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Citadel

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Rock and Roll Is Recession-Proof

In today's digest of good economic news: Hedge funds get back on the plus side, Nate Silver applies his magical mind to the economy, and rock and roll plays so loud it can't even hear the recession.

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Finance Types Split Over Hillary and Romney

FINANCE • Wall Street hopes Hillary has a super Super Tuesday, but private equity is standing by one of its own. Fourth-quarter campaign-financing reports show Senator Clinton taking in the lion’s share of donations from the Street’s top ten financial firms. Meanwhile, Bain Capital co-founder Mitt Romney is still tops among the PE crowd. [NYT/Dealbook] • So, what’s it gonna be, boy? Stuck between Microsoft’s rock and Google’s hard place, Yahoo! CEO Jerry Yang has limited options for saving his company at his disposal. [NYP] • If you believe the latest hype, Citadel is paving the way for an IPO after all. Ken Griffin’s asset-management firm has split its proprietary hedge-fund business from its client-based options-making business. “Legally, it makes it cleaner,” said Josh Galper in an interview. [Bloomberg]

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Let the Bear Blame Game Begin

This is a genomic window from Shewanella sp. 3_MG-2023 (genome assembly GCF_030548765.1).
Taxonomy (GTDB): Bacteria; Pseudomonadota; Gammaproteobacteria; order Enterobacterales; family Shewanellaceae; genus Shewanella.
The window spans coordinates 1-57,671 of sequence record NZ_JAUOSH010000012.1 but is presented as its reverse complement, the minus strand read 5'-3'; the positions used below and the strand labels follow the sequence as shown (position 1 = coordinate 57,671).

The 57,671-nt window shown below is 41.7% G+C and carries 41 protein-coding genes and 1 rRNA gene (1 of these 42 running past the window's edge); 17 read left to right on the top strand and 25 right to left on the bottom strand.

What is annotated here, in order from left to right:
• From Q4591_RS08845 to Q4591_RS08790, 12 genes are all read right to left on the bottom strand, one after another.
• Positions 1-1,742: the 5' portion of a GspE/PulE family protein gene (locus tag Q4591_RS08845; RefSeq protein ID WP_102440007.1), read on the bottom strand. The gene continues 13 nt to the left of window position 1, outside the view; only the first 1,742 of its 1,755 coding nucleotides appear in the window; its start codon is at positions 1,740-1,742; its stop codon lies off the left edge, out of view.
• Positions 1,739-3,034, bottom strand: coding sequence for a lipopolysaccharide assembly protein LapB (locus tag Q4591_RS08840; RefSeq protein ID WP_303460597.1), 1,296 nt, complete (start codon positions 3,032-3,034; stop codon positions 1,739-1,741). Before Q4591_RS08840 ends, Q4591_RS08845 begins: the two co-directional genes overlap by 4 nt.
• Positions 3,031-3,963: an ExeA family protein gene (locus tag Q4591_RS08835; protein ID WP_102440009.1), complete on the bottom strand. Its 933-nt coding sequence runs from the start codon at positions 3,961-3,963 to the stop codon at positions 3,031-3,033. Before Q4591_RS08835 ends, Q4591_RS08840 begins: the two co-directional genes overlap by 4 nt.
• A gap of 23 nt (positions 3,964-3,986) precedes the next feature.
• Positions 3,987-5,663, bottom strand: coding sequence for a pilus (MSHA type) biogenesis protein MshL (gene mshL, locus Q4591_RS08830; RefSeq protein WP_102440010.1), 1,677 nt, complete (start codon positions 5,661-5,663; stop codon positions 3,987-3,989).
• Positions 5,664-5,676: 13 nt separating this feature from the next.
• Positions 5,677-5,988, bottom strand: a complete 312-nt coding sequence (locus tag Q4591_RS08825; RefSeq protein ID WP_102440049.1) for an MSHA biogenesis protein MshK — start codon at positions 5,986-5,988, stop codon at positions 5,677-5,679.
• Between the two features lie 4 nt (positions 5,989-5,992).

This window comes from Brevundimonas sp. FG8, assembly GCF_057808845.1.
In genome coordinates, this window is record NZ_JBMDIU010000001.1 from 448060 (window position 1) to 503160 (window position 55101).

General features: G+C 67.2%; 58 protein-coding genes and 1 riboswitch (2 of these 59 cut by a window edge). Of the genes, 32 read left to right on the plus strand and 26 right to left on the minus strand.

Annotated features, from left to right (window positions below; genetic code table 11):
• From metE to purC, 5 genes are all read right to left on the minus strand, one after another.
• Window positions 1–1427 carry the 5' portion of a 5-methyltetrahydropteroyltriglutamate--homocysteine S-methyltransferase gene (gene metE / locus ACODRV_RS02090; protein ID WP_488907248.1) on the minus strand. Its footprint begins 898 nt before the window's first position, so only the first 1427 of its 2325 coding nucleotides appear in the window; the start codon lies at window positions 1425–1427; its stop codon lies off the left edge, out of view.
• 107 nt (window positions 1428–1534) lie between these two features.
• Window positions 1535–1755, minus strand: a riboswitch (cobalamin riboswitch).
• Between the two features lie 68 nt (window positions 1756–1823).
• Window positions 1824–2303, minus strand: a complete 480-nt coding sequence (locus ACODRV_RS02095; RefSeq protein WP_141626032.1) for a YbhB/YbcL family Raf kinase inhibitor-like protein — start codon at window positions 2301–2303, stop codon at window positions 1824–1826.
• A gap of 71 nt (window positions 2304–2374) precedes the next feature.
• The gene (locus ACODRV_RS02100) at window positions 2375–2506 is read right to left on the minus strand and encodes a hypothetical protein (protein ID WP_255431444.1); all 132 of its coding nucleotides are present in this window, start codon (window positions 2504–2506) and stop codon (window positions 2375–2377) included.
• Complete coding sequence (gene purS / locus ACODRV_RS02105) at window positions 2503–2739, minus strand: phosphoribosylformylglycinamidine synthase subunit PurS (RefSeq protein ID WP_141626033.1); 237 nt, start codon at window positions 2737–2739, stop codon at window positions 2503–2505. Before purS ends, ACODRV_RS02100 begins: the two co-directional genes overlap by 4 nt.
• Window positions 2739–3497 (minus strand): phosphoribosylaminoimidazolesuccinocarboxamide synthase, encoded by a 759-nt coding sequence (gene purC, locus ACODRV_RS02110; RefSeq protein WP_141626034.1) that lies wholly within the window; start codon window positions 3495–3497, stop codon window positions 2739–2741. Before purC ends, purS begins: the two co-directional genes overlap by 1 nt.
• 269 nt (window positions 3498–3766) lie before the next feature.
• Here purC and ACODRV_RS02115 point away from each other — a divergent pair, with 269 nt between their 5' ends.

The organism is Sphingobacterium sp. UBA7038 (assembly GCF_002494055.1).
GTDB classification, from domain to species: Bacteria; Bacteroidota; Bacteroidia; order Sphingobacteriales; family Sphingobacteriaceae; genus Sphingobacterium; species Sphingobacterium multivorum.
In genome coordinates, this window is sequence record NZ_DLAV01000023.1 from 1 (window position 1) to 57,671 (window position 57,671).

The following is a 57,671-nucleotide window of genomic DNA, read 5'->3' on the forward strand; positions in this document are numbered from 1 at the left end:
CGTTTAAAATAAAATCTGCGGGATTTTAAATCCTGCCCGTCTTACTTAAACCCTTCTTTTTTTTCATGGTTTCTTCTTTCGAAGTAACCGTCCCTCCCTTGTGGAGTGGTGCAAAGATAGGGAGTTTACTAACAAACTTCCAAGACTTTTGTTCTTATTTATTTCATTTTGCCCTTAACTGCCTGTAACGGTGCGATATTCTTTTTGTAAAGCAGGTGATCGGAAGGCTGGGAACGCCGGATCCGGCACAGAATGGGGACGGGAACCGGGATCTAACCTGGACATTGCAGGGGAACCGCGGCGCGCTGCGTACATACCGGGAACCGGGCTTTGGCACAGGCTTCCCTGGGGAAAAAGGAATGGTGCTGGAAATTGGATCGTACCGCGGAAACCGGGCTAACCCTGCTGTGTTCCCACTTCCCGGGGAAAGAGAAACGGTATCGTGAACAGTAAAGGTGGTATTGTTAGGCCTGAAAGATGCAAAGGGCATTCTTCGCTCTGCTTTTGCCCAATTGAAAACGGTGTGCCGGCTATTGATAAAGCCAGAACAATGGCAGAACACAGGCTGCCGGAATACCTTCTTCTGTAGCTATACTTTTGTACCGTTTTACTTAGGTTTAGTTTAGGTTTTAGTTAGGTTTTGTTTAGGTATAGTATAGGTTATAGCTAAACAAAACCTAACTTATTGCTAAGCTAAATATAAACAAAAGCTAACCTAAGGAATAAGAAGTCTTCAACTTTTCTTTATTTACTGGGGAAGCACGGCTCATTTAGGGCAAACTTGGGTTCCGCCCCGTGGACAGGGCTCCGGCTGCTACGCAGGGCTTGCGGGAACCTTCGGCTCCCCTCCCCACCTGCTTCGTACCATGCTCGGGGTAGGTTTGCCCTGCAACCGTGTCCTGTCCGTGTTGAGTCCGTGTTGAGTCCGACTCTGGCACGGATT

FINANCE • Bear Stearns followed up yesterday's Morgan Stanley announcement with its own $850 million loss, again the first quarterly deficit in the bank's history. [DealBook/NYT] • Is former Bear Stearns exec Ralph Cioffi, the guy behind the two Bear funds that imploded this summer, the main culprit in the subprime crisis? New reporting suggests his team set off the plague of dirty debt that cost Citi and other top banks billions. Oh, and Cioffi's under investigation for pulling out a couple mil before anyone else got the chance. [Business Week] • What a mensch: David Rubenstein, the former lawyer turned Citadel private-equity master, decided to keep his new copy of the Magna Carta on display at the National Archives. Rubenstein paid $21.3 million — chump change for a guy worth around $2.5 billion. [Law Blog/WSJ]

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